Common Errors and Bloopers of Data Visualization: Solutions on How to Avoid Them

“If you torture the data long enough, it will tell you anything.” were the wise words of the late American mathematical statistician, John W. Tukey

It’s not too rare of an occurrence when we are asked to look at questionable data visualization presentations. Have you ever thought to yourself: “These charts just look too good to be true” or “Is the presenter trying too hard to push his motives, biases, and agenda?” or “Is this presentation purposely made to look so difficult to understand?”

Purposely or by accident, unfortunately, data visualizations these days are riddled with errors, mistakes, and bloopers. This was the topic of Yogi Schulz’s Analytics Unleashed 2021 presentation. Schulz is the Senior Consultant at Corvelle Consulting. He also came prepared with solutions to the most common of these bloopers.

Watch Analytics Unleashed on demand

“You can easily adopt these solutions to impress the audiences you present to” said Schulz as he began his presentation.

In essence, most of these errors are caused by one of these two scenarios. First, they are caused by the lack of thoughtfulness about how best to present data in the chart that will resonate with the audience. Sometimes, however, the author of the data visualization is using the chart to mislead the audience on purpose which is unfortunate and unethical.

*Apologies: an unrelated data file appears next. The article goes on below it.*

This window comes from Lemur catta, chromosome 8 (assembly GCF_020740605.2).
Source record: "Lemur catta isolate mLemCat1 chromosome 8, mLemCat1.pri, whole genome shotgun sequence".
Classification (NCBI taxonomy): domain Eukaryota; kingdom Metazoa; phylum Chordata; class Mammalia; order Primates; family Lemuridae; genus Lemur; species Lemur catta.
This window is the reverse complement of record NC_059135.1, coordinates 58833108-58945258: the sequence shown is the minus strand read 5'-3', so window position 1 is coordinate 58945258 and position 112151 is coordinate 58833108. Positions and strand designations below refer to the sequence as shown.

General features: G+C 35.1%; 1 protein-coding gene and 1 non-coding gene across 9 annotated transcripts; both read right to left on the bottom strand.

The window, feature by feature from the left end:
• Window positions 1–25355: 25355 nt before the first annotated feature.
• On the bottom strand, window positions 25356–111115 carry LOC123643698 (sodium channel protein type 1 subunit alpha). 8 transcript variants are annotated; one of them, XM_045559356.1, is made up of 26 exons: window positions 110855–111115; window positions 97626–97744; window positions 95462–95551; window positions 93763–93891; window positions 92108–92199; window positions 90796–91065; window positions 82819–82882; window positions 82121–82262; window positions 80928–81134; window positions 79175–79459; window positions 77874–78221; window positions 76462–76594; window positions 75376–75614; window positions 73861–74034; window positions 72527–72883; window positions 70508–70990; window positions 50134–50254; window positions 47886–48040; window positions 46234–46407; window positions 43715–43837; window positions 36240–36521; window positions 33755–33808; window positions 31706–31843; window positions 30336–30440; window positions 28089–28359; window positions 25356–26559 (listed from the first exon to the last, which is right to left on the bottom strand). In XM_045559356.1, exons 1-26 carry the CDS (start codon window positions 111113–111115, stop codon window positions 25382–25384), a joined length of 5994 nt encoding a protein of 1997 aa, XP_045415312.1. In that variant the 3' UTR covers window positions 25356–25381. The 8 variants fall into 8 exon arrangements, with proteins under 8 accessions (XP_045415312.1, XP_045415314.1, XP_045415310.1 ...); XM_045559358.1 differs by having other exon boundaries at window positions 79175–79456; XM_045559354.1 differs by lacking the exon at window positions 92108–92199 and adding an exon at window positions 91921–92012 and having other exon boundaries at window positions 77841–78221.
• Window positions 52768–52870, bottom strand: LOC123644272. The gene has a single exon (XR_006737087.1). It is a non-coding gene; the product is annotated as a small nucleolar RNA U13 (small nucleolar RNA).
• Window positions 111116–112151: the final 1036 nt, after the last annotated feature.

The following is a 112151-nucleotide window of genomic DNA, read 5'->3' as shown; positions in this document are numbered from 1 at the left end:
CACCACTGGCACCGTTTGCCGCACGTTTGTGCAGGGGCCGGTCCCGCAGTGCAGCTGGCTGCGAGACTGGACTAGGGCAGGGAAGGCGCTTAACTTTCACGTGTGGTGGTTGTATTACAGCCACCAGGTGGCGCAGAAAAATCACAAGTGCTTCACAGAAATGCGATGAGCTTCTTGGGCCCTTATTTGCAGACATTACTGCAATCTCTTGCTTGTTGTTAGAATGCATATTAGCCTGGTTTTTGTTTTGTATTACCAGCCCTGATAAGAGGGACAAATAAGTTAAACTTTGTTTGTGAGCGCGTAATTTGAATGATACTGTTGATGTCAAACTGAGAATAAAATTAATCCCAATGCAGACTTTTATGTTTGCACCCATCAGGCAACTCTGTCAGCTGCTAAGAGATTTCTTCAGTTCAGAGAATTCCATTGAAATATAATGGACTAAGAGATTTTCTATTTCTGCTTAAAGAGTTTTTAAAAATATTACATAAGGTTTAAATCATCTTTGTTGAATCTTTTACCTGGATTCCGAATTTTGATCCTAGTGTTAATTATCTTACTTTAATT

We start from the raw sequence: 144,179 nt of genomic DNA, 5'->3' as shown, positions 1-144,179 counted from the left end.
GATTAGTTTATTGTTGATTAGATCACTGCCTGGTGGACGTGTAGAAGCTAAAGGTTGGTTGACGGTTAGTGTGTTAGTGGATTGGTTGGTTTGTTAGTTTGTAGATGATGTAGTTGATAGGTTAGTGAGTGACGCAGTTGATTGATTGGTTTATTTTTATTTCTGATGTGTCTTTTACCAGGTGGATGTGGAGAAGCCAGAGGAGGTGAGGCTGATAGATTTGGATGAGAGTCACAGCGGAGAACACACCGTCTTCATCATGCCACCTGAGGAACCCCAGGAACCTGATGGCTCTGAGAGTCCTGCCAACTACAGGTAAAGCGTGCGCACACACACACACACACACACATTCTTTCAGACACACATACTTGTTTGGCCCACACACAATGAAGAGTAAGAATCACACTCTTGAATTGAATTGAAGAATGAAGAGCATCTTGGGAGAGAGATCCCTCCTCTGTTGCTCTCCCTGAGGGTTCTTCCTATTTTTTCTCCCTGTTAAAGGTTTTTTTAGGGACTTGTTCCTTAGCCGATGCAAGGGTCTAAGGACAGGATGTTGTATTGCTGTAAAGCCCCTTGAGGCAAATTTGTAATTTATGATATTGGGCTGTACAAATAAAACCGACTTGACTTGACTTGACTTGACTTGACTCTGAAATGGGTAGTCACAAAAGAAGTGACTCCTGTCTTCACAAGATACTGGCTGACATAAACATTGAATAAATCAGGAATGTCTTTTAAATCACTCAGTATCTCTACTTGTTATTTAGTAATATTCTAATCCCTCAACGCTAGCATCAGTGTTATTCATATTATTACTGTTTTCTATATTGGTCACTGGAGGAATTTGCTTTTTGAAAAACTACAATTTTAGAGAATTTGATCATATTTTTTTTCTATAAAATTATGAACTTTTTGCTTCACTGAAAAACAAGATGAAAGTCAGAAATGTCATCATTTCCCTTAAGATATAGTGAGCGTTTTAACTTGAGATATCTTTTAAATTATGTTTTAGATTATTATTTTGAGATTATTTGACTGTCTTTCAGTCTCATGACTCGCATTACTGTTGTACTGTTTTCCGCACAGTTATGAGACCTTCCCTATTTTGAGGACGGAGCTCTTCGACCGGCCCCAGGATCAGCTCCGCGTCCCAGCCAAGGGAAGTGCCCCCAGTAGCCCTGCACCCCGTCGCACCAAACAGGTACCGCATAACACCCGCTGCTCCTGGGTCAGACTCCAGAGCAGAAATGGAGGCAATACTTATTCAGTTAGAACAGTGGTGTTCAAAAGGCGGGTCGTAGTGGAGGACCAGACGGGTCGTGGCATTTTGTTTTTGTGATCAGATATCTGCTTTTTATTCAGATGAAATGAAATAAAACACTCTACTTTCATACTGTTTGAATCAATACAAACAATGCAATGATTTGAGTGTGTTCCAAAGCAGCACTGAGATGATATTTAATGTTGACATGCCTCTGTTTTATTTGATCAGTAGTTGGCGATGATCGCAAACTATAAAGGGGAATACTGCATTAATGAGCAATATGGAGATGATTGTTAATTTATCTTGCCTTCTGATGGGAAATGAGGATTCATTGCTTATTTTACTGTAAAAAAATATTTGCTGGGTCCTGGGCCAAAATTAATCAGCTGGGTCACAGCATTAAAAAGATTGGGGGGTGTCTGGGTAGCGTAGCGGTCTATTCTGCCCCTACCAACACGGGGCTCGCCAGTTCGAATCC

The “Less is more.” quote by the late architect Ludwig Mies van der Roher was referenced by Schulz as he pointed out that “Overall, we should avoid cluttered charts and aim for a minimalist approach.”

Some of the most common bloopers Schulz talks about in his presentation are based on the mislabeling of legends and axis, chart annotations, and data clutters. He also shows strong examples of clear vs. unclear pie charts, and why bar charts or line charts are better in many cases.

Also, try to use a single Y-axis or at least a very few Y-axis instead of multiple Y-axis. Always ask yourself – is there really a relationship among the variables I want to show on one data visualization? Trying to save space or deliberately misleading your audience are not good reasons to use confusing and cluttered multiple Y-axis visualization.

However, one of Schulz’s strongest messages was to avoid the pitfalls of coincidental correlation vs. strong causation. “We need to be extremely skeptical of correlations because coincidental correlations will occur frequently during statistical analysis of every type of data,” warned Schulz.

Whenever possible you should be using motion in your data vs. statistical non-motion data visualization. This was the last point emphasized in the presentation.

If you missed Analytics Unleashed, don’t worry! It’s available for on-demand viewing.

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Jim Love, Chief Content Officer, IT World Canada

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